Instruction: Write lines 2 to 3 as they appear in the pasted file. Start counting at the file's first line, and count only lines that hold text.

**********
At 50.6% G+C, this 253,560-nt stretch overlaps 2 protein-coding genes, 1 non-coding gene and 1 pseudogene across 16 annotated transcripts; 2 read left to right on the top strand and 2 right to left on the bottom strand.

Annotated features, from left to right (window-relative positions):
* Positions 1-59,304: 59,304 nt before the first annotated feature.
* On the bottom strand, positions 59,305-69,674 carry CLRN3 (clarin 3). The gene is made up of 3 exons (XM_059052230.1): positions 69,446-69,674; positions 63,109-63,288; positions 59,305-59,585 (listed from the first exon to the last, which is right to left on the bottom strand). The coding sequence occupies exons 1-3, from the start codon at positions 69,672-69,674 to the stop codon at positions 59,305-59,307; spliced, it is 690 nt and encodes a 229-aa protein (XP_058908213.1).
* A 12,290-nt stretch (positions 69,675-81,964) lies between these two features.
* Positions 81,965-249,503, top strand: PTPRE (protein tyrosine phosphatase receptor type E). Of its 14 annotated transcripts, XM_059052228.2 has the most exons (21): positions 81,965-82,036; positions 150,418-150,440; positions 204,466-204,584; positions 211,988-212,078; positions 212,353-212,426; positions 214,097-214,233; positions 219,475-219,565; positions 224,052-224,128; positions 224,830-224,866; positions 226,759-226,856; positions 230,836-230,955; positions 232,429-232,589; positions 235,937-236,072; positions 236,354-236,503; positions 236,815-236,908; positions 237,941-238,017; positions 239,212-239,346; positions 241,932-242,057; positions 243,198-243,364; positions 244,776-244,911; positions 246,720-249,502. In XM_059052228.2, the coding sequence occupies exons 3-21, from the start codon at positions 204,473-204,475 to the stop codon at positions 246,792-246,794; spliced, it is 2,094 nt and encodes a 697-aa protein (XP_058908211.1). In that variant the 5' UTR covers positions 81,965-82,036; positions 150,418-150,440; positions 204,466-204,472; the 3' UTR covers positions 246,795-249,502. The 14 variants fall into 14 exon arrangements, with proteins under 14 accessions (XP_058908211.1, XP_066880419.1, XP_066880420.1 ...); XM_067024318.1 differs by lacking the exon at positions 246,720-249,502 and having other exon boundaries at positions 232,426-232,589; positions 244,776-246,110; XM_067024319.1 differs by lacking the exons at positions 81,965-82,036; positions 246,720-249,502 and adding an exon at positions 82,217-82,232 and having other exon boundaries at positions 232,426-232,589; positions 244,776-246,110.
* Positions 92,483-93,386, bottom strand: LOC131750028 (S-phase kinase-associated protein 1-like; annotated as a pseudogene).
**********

Annotated features, from left to right (window-relative positions):
* Positions 1-59,304: 59,304 nt before the first annotated feature.